For Texan of the Year I nominate blight-fighting superhero Reid Porter (Dallas Morning News)
Dallas Morning News (print and online)
Russ Brown, contributor
In the movies, heroes made of steel arrive faster than speeding bullets to stop the bad guys with superhuman strength and great one-liners. Real life doesn't work that way, especially in the more dangerous corners of inner-city Dallas.
Criminal elements often control entire neighborhoods, leaving brave citizens few options other than to keep their heads down and pray that the violence, drugs, and prostitution next door don't find their children. Reid Porter, my nominee for Texan of the Year, has dedicated his life to shifting that balance and has achieved amazing results in 2017.
Porter was litigating big cases for bigger bucks not long ago. As Porter's legal star continued to rise, he managed to find time to serve local and international ministries. He came to know inner-city injustice, and the people affected, from his time mentoring a young man in West Dallas. He also worked internationally with a ministry focused on blotting out slavery and human trafficking by pressuring governments to enforce laws already on the books.
Both of these endeavors had a tremendous impact on Porter. He became passionate about building coalitions of community leaders, law enforcement, and servant-hearted lawyers to collectively engage in inner-city Dallas. That passion became a calling, prompting Porter to leave his law practice and launch Advocates for Community Transformation.
ACT's vision is safe inner-city neighborhoods where crime has no refuge. ACT uses a three-pronged approach to decrease violent crime in target neighborhoods. First, reduce the number of identified drug houses by 75 percent. Second, restrict the criminal networks from expanding. Third, restore dignity and hope through relational and spiritual investment in the community.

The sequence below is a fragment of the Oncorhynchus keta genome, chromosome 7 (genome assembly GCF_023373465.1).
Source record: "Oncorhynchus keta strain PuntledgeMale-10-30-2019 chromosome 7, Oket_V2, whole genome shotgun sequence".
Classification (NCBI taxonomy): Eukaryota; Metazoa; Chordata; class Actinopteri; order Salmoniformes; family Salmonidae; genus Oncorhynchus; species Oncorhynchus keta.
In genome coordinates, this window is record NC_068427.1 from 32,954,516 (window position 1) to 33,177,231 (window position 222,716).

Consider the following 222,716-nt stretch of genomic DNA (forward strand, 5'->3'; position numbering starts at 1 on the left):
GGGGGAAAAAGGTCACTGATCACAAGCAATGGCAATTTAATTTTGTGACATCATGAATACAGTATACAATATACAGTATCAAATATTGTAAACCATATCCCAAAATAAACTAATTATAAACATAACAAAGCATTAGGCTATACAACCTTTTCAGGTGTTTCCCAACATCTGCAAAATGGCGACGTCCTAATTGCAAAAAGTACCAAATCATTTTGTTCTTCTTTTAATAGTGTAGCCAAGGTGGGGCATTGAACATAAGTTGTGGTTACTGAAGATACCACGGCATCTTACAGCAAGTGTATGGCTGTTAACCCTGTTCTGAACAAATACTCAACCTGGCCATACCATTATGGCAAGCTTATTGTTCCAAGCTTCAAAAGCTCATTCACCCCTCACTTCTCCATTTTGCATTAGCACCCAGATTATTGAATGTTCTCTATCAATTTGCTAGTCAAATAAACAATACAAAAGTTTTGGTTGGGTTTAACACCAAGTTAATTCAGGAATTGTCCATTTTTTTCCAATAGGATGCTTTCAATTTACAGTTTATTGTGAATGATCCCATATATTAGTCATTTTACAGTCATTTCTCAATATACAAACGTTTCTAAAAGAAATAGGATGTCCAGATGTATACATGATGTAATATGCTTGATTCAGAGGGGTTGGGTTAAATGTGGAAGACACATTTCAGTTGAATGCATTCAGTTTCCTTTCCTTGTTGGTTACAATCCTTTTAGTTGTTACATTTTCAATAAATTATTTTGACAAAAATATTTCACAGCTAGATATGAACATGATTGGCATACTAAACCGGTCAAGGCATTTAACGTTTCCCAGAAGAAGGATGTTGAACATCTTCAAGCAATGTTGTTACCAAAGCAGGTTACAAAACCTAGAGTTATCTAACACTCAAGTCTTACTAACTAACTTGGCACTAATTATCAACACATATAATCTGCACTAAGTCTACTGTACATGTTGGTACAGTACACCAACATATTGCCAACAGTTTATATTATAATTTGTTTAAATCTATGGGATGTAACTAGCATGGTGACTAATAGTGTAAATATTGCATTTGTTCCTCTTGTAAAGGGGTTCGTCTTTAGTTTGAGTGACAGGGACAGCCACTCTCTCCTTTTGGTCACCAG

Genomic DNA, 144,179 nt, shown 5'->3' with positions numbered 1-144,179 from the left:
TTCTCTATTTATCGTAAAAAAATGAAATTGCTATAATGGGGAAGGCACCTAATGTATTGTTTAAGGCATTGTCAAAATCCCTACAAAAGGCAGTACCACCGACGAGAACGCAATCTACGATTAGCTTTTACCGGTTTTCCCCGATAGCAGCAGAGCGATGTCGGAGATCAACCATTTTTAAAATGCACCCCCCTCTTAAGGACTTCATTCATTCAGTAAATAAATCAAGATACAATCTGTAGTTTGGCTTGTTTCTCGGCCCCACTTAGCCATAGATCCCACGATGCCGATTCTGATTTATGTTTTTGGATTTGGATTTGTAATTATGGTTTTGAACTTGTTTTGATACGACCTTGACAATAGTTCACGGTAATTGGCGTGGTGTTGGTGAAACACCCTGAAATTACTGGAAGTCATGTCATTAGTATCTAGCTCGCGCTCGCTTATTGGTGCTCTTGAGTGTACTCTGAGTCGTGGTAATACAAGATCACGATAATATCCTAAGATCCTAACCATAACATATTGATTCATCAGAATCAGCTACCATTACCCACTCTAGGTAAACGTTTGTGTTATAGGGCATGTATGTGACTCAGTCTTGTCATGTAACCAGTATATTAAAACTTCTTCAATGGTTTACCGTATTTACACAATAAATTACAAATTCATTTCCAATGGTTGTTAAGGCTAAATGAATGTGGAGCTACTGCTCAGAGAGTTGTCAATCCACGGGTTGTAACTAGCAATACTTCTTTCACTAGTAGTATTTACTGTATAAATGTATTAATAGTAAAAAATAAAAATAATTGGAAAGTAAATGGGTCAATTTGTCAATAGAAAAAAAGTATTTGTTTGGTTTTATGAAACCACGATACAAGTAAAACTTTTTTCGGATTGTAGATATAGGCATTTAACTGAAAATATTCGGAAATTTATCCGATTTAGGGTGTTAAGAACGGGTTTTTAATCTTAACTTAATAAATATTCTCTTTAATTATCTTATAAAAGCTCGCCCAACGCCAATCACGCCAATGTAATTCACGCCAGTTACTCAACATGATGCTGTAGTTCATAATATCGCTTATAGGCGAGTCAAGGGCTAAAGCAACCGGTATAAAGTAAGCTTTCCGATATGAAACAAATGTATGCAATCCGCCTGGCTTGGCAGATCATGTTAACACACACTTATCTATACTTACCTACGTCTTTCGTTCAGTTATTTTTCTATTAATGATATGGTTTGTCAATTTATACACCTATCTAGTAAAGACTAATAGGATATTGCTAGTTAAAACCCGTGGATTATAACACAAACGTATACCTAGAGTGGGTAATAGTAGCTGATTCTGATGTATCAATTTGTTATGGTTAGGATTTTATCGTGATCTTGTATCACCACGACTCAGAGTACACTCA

Porter built relationships in the neighborhoods and forged coalitions with city government and the legal community. He spent hours with residents and community groups in home visits and prayer walks. Porter drew on his network to recruit powerful law firms and brilliant lawyers to volunteer their time to represent law-abiding residents at no cost.
He developed and honed key relationships with the Dallas Police Department, mayor's office and churches all over town. And he began to bridge the gap between Dallas' poorest and most-affluent neighborhoods, resulting in a deployment of resources and manpower aimed at confronting inner-city crime in a new way.
In 2017 alone, ACT has resolved 30 disputes related to crime-ridden properties. Also, the group reached more than 1,700 households with additional services such as wills, criminal trespassing affidavits, family Bible studies, legal seminars and workshops, service projects, pastor prayer breakfasts, community visits, prayer walks and other community-building activities.
This year, ACT celebrated its 100th case resolution on behalf of West Dallas and southern Dallas residents. This means that 100 hot spots for prostitution, drugs, gang violence or worse now sit quiet, leaving empowered neighbors and peaceful pockets for children to play. In one West Dallas neighborhood, there has been a documented 65 percent reduction in crime.
In Porter's eyes, the battle continues. On one particular southern Dallas street, there are eight different homes connected in a criminal network involving drug use, prostitution, and other illicit activities. A block south, there is arguably the most significant drug trafficking hub in Dallas.
Porter does not wear a hero's cape. However, by thinking beyond himself, he has shown that an ordinary Texan can achieve extraordinary results. Better yet, ACT is becoming more efficient at providing accessible resources to empower inner-city residents to become real-life, modern-day crime fighters in their own neighborhoods.
Russ Brown is a Dallas attorney and leads the justice ministry Dallas Justice. He wrote this column for the Dallas Morning News. Email: firstname.lastname@example.org